As a young Christian in college I was challenged to ask God to provide a specific amount of money so I could pass it on to a ministry or mission and experience the joy of being a conduit for God’s generosity. I stepped out hesitantly and asked God to give me $15 so I could give it toward a friend’s mission support. Then I watched and waited. Only a few weeks letter I received a valentine’s card from my stepmother (who never wrote to me). It contained a check for $15.
Later, in our early marriage, my husband and I decided to ask God to overfill our cup by $100 each month for a year so we could give generously. EVERY month that year, the Lord passed through our hands an extra $100 from the most unexpected places: an insurance reimbursement we didn’t know was coming; a repair bill for a hundred dollars less than the original quote; a birthday check from a distant aunt …
Through these experiences I learned so much about God’s generosity and about the ways he equips us to be givers too.
Our starting place began with recognizing and acknowledging that all we are given isn’t ours, really. It is all his. In his gracious generosity, he provides for our needs, and when he gives extra it is so we can experience the joy of giving to others. Like the mother who gives her young son a dollar to buy his sister a birthday gift, so God gives to us so we can give to others.
Principles for giving were laid out in Old Testament:
“When you harvest the crops of your land, do not harvest the grain along the edges of your fields, and do not pick up what the harvesters drop. Leave it for the poor and the foreigners living among you. I am the LORD your God.” (Leviticus 23:22 NLT)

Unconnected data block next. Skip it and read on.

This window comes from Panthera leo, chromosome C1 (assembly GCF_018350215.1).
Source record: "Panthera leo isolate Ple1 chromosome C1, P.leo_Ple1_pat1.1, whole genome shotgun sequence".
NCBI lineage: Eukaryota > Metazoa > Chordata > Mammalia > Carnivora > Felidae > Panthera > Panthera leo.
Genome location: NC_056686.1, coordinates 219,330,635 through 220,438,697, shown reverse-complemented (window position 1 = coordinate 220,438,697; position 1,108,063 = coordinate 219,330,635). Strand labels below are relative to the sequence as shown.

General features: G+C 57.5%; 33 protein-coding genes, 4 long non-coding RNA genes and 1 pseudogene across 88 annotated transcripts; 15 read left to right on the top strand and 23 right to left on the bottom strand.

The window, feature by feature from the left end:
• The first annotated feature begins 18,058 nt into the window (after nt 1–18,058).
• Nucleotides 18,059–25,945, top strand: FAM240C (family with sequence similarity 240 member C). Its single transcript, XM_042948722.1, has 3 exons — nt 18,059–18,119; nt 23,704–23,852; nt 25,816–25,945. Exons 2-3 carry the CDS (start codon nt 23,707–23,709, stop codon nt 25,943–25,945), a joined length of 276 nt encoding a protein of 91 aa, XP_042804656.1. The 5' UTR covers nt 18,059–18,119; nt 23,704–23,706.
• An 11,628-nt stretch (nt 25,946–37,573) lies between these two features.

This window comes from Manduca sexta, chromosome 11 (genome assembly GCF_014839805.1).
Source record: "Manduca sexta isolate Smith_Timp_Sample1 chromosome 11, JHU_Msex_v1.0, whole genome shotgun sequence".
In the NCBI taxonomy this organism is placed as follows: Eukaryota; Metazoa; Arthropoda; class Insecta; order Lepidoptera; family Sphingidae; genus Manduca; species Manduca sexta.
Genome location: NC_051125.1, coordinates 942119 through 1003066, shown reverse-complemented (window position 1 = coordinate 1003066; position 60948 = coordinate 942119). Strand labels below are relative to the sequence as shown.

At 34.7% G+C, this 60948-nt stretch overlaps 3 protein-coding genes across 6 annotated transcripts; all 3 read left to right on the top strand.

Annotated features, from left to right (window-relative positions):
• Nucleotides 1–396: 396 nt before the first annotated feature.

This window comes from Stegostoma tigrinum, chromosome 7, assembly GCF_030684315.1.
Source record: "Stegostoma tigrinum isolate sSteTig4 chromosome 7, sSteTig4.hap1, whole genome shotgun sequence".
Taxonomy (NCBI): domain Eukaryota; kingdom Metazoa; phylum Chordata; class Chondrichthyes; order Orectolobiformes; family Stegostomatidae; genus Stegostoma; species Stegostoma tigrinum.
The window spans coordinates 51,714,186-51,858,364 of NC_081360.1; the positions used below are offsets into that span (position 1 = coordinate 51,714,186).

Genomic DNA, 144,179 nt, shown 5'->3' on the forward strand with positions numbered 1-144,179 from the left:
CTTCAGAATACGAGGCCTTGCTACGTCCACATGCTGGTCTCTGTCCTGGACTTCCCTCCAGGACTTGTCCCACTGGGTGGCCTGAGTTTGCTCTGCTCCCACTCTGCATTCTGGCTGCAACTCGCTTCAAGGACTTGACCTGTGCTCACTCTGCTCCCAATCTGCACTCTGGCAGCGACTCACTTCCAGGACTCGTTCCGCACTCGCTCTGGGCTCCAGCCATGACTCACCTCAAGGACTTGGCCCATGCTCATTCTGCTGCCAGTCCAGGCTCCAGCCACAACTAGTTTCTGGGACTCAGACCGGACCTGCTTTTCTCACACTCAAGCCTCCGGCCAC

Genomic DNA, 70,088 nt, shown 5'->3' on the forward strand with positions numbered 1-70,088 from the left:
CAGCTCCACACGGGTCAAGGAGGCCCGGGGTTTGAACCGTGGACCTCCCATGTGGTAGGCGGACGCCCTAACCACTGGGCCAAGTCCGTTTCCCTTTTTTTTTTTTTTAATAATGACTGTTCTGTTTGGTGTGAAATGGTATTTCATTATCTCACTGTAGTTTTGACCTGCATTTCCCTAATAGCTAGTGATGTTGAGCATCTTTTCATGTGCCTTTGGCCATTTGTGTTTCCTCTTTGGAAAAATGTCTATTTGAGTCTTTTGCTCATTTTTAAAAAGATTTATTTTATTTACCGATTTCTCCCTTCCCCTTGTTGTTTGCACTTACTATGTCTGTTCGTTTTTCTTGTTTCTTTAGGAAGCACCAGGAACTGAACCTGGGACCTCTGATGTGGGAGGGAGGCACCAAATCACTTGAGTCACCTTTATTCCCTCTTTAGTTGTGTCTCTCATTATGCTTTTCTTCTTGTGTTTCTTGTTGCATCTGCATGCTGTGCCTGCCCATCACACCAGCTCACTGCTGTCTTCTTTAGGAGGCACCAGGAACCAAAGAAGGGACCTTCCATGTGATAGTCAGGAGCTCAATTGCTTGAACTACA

The message in this verse is so counter to the messages in our American culture. Our world calls us to live on the edge, to go the distance, to grab it all. But God's Word says, leave space, have leftovers, share. Our culture urges us to not only consume all we have, but to wander into fields we might have in the future and take more from there (aka debt). But Scripture teaches us to use less than we have so we can participate with God in caring for others.
This applies not only to food, as in this passage, but to all of life: time, energy and attention, as well as money and things. We are not only to leave grain at the edge of our fields so we can give to the poor, but God teaches us to keep the Sabbath, which helps to create margins so we have the emotional, spiritual and physical energy to bear one another's burdens.
In Psalm 23 we learn that God fills our cup to overflowing. Why? Perhaps it is not so we can slurp up the excess from the saucer, but so we have extra to share with others. And, as my experiences as a young believer taught me, we can learn to ask God to reveal to us the extra and where to give it. Otherwise, it is easy to miss the gifts he means for us to pass along. In other words, he shows what is in the cup and what is in the saucer.
Why is it important for Christians to be generous? At the end of Leviticus 23:22 we find the answer. I am the LORD your God. The God we serve, our God, is a giving God. As those who belong to him, who are made in his image, we give because he gives (think John 3:16). In fact, perhaps we are most like him when we give.
As his people, following his example and instruction, the message is clear. We are not to harvest the edges of our fields or pick up what the harvesters drop. We leave it. We do not sip from the saucer. We share it. We do not tighten our fists around the crumpled dollar. We give it.
And when we do, we get to experience the delight that only cheerful givers experience—the kind of joy that made Jesus able to give his life for us (Hebrews 12:2).